Over a period of six years of conflict, from 1939 to 1945, aircraft designs had progressed in leaps and bounds. From the obsolete biplane, to the world’s first jet fighter, from crude two-engined bombers, to radical designs of the B-29 Superfortress heavy bombers, World War Two had seen the most radical use of aircraft in the battlefield.
Here are ten of the best!
In the end it was the opinion of pilots that mattered. When the German pilots were told to “avoid combat below five thousand metres with Yakovlev fighters lacking an oil cooler intake beneath the nose”, it is obvious the Germans were terrified of this plane.
The Yakovlev Yak-3 was a World War II Soviet fighter aircraft. Robust and easy to maintain, it was much liked by pilots and ground crew alike. It was one of the smallest and lightest major combat fighters fielded by any combatant during the war, and its high power-to-weight ratio gave it excellent performance. It proved a formidable dogfighter. Marcel Albert, World War II French ace, who flew the Yak in USSR with the Normandie-Niémen Group, considered it a superior aircraft to the P-51D Mustang and the Supermarine Spitfire. After the war ended, it flew with the Yugoslav and Polish Air Forces.
Messerschmitt Me 262
An operational jet-powered fighter aircraft. Design work started before World War II began, but engine problems and top-level interference kept the aircraft from operational status with the Luftwaffe until mid-1944. Heavily armed, it was faster than any Allied fighter, including the British jet-powered Gloster Meteor. One of the most advanced aviation designs in operational use. During World War II, the Me 262 was used in a variety of roles, including light bomber, reconnaissance, and even experimental night fighter versions.
Me 262 pilots claimed a total of 542 Allied kills, although higher claims are sometimes made. The Allies countered its potential effectiveness in the air by attacking the aircraft on the ground and during takeoff and landing. Engine reliability problems, from the pioneering nature of its Junkers Jumo 004 axial-flow turbojet engines—the first ever placed in mass production—and attacks by Allied forces on fuel supplies during the deteriorating late-war situation also reduced the effectiveness of the aircraft as a fighting force. In the end, the Me 262 had a negligible impact on the course of the war as a result of its late introduction and the consequently small numbers put in operational service.
Grumman F6F Hellcat
This is the plane that took the US to the gates of Tokyo. You have to look at the rate of climb of the F8 Bearcat!
The Hellcat was an erstwhile rival of the faster Vought F4U Corsair for use as a carrier-based fighter. However, the Corsair had significant issues with carrier landing that the Hellcat did not, allowing the Hellcat to become the Navy’s dominant fighter in the second part of World War II, a position the Hellcat did not relinquish. The Corsair instead was primarily deployed to great effect in land-based use by the U.S. Marine Corps.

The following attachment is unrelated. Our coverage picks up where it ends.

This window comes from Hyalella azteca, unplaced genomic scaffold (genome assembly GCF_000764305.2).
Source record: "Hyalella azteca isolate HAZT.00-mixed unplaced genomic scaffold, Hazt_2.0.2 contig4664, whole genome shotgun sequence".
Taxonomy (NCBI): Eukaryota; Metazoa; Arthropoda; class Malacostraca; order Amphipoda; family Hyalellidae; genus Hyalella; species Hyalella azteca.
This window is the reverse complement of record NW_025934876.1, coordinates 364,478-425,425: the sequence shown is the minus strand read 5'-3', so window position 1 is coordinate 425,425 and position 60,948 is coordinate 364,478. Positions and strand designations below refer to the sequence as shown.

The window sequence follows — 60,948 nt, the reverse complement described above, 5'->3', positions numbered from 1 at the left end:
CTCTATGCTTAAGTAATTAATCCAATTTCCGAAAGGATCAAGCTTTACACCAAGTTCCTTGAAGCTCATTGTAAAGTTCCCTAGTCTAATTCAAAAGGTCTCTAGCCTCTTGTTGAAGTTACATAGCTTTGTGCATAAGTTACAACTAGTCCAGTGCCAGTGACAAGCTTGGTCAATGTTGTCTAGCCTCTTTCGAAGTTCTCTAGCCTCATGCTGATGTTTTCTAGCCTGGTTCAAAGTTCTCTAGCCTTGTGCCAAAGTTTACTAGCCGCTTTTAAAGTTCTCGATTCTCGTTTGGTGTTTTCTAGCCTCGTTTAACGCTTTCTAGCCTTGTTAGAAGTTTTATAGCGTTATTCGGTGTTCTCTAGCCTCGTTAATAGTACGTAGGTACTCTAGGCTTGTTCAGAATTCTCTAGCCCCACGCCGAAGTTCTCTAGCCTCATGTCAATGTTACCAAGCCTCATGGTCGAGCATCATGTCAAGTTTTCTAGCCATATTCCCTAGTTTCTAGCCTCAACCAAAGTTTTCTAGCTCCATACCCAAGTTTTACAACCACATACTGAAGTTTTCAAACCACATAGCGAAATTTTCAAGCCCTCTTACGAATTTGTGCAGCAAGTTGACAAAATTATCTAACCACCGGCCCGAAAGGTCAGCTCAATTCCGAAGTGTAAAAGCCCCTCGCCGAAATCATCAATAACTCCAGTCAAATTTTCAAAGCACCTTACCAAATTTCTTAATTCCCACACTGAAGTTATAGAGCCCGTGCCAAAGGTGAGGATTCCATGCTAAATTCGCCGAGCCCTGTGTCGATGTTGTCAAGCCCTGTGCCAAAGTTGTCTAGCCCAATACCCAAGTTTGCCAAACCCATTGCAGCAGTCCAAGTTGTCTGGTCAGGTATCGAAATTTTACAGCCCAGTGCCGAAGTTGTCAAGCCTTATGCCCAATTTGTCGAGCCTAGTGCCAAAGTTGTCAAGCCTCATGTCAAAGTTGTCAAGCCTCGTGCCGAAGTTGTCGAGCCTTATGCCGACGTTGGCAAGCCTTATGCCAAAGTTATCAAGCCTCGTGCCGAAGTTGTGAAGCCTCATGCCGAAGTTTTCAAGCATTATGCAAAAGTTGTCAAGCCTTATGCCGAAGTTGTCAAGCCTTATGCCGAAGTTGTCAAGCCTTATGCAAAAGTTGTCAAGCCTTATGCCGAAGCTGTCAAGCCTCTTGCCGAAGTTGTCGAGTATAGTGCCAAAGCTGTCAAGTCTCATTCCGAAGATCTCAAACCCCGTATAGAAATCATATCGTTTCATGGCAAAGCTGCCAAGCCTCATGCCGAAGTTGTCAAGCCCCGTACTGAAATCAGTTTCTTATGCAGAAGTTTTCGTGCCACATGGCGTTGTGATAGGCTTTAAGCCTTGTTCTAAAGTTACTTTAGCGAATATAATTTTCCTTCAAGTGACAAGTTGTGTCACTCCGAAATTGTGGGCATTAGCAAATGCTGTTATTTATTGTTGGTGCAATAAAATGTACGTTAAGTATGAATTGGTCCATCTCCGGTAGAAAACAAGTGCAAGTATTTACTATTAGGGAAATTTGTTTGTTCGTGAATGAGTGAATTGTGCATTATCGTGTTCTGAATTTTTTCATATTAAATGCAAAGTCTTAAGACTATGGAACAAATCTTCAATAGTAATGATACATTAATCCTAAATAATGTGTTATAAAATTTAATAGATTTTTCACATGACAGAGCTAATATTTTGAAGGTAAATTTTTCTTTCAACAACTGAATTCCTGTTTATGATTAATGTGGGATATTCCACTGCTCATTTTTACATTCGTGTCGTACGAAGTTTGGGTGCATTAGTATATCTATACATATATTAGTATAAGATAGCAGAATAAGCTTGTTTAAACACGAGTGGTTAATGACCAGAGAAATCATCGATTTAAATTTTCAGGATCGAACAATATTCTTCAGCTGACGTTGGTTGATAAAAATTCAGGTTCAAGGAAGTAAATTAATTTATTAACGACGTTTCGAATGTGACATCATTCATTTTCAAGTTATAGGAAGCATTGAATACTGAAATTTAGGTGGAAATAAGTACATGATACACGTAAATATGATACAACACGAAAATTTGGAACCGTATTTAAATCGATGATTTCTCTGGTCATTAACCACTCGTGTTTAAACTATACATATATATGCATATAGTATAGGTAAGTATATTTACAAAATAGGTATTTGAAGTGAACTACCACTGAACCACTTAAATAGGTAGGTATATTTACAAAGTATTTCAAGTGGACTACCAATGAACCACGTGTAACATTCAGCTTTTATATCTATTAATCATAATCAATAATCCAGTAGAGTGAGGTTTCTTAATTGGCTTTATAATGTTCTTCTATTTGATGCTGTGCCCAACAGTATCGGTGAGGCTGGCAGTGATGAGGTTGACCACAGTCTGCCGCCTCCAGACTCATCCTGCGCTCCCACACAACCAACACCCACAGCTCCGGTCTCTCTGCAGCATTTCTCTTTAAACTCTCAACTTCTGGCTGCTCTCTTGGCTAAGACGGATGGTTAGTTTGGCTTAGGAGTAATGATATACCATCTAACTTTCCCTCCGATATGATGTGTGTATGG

Although the F6F resembled the Wildcat in some ways, it was a completely new design, powered by a 2,000 hp Pratt & Whitney R-2800, the same powerplant used for both the Corsair and the United States Army Air Force’s (USAAF) Republic P-47 Thunderbolt fighters. Some military observers tagged the Hellcat as the “Wildcat’s big brother”.
The F6F was best known for its role as a rugged, well-designed carrier fighter which was able, after its combat debut in early 1943, to counter the Mitsubishi A6M Zero and help secure air superiority over the Pacific Theater. Such was the quality of the basic simple, straightforward design, that the Hellcat was the least modified fighter of the war, with a total of 12,200 being built in just over two years.
Hellcats were credited with destroying 5,223 aircraft while in service with the U.S. Navy, U.S. Marine Corps, and the Royal Navy’s Fleet Air Arm. This was more than any other Allied naval aircraft. Postwar, the Hellcat was phased out of frontline service but remained in service as late as 1954 as a night fighter.
One of the best fighters of all time, no Allied pilot who fought in the skies of Europe will forget the feats of the Fw-190. Introduced in September 1941, this fighter shocked RAF pilots and inflicted cruel punishment on Allied bombers flying over Europe. Highly respected by Allied pilots, the Fw-190 was a superb fighter, fighter-bomber, and anti-tank aircraft. Oberleutnant Otto Kittel scored most of his 267 kills in a Fw-190, forever immortalizing him as the fourth top scoring ace of the Luftwaffe.